The research wasn’t enough to convince Oxford officials to approve a proposed roundabout project of their own at a meeting earlier this week.
“I’m very against roundabouts,” Mayor Leon Smith said at the meeting. “I think roundabouts are pretty good in congested cities but I’m not for having that out here.”
However, in the view of Jack Plunk, a principal planner for the Metropolitan Planning Organization, roundabouts are a better alternative to most other kinds of intersections.
“They are a proven technique to take conflict points out of the roadway, which makes them much safer,” Plunk said.
A roundabout of small-scale use can be seen in action at McClellan in front of the fire station. There, five roads converge at a circle. Motorists entering the circle turn right, yielding to any traffic already in the circle. They then proceed counter-clockwise until they reach their desired new direction.
According to the Federal Highway Administration, compared to stop-light and two-way-stop intersections, roundabouts have 39 percent fewer crashes, 76 percent fewer crashes with injuries and 90 percent fewer crashes with fatalities.
“The reason for that is speed,” said Gene Russell, professor emeritus of civil engineering at Kansas State University and chairman of the Transportation Research Board. “And the speed reduction relies on reflection … so even if you do have an altercation with a car, it’s generally a low-speed angle crash, not a right-angle crash.”
The Transportation Research Board is a division of the National Research Council, which serves as an independent advisor to the president, Congress and federal agencies on scientific questions of national importance.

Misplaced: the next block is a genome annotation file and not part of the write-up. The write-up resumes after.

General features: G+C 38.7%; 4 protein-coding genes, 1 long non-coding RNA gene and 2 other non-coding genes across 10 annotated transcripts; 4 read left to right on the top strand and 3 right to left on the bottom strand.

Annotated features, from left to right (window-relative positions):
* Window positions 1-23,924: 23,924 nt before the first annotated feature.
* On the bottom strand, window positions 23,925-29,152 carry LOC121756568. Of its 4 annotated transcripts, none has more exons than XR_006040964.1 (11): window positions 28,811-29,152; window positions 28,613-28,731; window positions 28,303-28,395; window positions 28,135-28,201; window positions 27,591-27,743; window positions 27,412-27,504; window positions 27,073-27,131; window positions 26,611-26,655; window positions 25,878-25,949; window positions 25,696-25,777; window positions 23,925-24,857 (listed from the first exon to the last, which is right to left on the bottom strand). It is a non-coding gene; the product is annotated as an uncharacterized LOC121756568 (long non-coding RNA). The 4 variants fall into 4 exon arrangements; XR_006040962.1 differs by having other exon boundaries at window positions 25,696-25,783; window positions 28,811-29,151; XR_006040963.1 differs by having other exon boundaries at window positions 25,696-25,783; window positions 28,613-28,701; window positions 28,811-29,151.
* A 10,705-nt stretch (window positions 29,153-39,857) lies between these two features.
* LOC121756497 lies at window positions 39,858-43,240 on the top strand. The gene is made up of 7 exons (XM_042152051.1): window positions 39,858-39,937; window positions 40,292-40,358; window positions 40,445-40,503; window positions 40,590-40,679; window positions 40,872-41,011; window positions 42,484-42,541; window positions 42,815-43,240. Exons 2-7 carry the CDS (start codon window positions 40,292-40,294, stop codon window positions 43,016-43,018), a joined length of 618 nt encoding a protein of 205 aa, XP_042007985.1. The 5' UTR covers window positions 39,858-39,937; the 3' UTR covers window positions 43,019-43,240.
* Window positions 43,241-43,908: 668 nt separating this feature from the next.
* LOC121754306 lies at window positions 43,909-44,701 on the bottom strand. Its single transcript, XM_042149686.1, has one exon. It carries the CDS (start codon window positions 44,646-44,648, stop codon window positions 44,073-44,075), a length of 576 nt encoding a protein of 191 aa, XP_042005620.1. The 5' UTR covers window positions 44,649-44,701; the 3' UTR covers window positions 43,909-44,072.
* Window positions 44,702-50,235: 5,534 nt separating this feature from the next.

The Oxford City Council recently had the opportunity to construct a roundabout but decided to pass on it for now.
The council on Tuesday tabled a proposed $965,000 project to construct a roundabout at the intersection of Leon Smith Parkway and Friendship Road, favoring instead to convert the intersection from a two-way to a four-way stop, complete with speed strips. It was the consensus of the council members that, while they were unsure if a roundabout would be the safest option for motorists, they would first try more traditional and less expensive options to improve traffic at the dangerous intersection.
If approved, Oxford would be responsible for 20 percent, or $193,000 worth, of the roundabout project’s cost. The rest would be paid for by the Metropolitan Planning Organization or MPO, a federally funded transportation policy-making and planning organization that is part of the East Alabama Regional Development and Planning Commission.
An FHA report states that more crashes occur at traditional intersections because, with different crossing and entering movements by both drivers and pedestrians, intersections are some of the most complex traffic situations motorists encounter. The dangers are compounded by speeding motorists who disregard traffic controls.
A study by the Federal Highway Administration found that in 2004, more than 2.7 million intersection-related crashes occurred, accounting for more than 45 percent of all crashes in the United States. Also, intersection fatalities were 21 percent of all traffic deaths that year and 45 percent of all injury crashes occurred at intersections.
Russell noted that aside from the danger of people running stop signs occasionally, a four-way stop is almost as safe as a roundabout. Still, a roundabout has four-way stops and other kinds of intersections beat in regard to traffic control and congestion.
“Roundabouts have operational benefits — they reduce delays and stops and backups,” Russell said. “They are more efficient than signals and stop signs.”
He added that roundabouts are cheaper than traffic-light intersections in the long run.
“Roundabouts cost a little more at first, but they are cheaper in the long run compared to signals, which have to be maintained.”
Plunk said that while construction on the roundabout project is not scheduled to start until after 2013, the Oxford City Council may not have quite that long to decide whether to accept the MPO funds.
“If they don’t accept the money, we’ll just find another project to allocate it to,” Plunk said.
Star staff writer Patrick McCreless: 256-235-3561.